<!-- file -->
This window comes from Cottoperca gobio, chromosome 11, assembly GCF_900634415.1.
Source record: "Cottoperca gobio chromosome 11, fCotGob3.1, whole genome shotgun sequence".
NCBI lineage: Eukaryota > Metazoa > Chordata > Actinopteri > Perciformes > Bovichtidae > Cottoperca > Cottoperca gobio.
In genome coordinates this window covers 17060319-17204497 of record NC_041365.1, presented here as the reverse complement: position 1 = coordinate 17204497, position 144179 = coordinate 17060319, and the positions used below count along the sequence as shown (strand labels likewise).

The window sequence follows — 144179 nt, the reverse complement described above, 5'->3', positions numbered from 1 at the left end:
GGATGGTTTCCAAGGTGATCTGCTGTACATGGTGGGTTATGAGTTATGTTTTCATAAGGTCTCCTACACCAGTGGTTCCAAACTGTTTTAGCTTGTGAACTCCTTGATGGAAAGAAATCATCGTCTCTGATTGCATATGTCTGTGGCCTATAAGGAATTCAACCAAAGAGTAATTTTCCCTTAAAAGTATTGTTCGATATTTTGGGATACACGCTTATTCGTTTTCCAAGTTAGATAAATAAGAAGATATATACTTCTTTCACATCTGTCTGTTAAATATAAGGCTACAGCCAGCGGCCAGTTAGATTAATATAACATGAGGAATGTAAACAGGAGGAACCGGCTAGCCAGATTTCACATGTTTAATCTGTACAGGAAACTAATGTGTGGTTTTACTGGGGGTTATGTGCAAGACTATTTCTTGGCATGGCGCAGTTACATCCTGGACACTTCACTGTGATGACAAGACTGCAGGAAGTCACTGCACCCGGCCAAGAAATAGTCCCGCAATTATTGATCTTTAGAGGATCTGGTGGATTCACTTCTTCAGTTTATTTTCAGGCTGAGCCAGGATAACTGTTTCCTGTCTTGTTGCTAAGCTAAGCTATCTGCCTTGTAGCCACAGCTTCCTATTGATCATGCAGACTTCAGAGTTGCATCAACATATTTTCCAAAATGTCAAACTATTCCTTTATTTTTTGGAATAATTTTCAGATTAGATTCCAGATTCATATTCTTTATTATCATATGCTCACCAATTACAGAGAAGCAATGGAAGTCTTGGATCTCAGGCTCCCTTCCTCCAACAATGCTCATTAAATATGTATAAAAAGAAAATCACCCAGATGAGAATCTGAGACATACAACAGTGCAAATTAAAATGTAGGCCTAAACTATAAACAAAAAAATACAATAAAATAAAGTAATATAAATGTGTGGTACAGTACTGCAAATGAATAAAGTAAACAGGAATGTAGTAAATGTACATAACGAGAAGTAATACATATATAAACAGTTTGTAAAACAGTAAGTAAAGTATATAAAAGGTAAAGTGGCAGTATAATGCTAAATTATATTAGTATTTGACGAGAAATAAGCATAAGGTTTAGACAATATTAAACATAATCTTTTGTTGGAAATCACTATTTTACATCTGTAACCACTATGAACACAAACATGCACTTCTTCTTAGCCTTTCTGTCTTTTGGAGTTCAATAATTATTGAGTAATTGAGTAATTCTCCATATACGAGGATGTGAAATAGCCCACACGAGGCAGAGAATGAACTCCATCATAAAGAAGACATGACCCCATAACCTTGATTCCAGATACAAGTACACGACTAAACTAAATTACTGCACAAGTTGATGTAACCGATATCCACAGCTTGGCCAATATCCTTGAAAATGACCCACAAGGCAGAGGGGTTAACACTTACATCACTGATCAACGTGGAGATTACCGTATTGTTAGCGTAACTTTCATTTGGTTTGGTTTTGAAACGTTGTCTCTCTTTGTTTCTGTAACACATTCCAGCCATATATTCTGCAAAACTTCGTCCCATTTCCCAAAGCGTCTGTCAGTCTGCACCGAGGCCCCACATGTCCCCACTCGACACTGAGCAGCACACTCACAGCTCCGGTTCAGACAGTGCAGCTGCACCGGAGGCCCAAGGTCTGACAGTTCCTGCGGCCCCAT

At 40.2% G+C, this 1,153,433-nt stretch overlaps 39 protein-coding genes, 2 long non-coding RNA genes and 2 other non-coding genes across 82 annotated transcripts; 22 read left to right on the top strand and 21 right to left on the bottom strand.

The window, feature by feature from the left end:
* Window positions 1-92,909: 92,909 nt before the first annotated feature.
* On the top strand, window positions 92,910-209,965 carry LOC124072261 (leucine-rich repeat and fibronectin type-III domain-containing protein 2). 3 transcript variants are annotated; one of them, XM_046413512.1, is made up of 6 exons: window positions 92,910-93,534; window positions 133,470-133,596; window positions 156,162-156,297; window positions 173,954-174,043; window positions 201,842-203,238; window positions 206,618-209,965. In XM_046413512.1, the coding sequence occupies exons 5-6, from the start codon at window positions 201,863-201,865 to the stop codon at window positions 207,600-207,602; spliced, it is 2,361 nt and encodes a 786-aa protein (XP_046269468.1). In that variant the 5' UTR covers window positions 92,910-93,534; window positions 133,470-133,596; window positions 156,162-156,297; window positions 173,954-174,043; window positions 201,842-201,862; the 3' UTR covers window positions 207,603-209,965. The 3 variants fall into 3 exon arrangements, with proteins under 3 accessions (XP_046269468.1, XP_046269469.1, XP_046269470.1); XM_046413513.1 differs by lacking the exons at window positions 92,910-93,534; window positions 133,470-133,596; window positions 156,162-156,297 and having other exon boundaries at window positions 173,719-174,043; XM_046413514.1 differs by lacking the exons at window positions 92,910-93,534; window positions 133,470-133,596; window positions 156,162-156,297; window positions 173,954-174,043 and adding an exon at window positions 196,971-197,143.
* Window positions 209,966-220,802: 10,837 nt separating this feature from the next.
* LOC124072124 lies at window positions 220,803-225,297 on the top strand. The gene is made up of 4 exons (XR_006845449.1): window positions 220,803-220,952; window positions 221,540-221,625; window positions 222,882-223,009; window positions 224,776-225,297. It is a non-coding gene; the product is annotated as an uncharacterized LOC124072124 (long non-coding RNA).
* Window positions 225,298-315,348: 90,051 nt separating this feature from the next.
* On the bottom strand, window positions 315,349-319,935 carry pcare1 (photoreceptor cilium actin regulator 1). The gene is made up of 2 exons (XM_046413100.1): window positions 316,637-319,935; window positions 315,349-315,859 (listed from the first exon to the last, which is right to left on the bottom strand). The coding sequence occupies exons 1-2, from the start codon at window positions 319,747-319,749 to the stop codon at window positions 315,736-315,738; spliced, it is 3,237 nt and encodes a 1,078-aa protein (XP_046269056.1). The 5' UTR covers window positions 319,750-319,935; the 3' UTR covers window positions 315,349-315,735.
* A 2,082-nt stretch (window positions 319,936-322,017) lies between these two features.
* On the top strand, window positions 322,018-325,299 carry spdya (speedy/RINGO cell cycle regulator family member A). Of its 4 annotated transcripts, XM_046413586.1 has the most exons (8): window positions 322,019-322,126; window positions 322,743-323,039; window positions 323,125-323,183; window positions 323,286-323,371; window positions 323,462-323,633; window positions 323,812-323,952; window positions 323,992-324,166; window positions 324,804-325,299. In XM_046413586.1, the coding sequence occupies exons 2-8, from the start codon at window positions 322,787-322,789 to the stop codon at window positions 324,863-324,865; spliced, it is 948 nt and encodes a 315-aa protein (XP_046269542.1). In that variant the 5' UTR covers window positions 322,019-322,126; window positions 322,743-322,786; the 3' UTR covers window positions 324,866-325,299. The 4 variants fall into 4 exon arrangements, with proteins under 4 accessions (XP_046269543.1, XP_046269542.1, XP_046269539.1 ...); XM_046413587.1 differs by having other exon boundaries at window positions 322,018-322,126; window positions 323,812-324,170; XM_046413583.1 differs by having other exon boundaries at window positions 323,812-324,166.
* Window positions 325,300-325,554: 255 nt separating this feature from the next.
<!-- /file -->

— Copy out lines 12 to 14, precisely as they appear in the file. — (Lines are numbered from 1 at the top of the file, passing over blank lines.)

* LOC124072124 lies at window positions 220,803-225,297 on the top strand. The gene is made up of 4 exons (XR_006845449.1): window positions 220,803-220,952; window positions 221,540-221,625; window positions 222,882-223,009; window positions 224,776-225,297. It is a non-coding gene; the product is annotated as an uncharacterized LOC124072124 (long non-coding RNA).
* Window positions 225,298-315,348: 90,051 nt separating this feature from the next.
* On the bottom strand, window positions 315,349-319,935 carry pcare1 (photoreceptor cilium actin regulator 1). The gene is made up of 2 exons (XM_046413100.1): window positions 316,637-319,935; window positions 315,349-315,859 (listed from the first exon to the last, which is right to left on the bottom strand). The coding sequence occupies exons 1-2, from the start codon at window positions 319,747-319,749 to the stop codon at window positions 315,736-315,738; spliced, it is 3,237 nt and encodes a 1,078-aa protein (XP_046269056.1). The 5' UTR covers window positions 319,750-319,935; the 3' UTR covers window positions 315,349-315,735.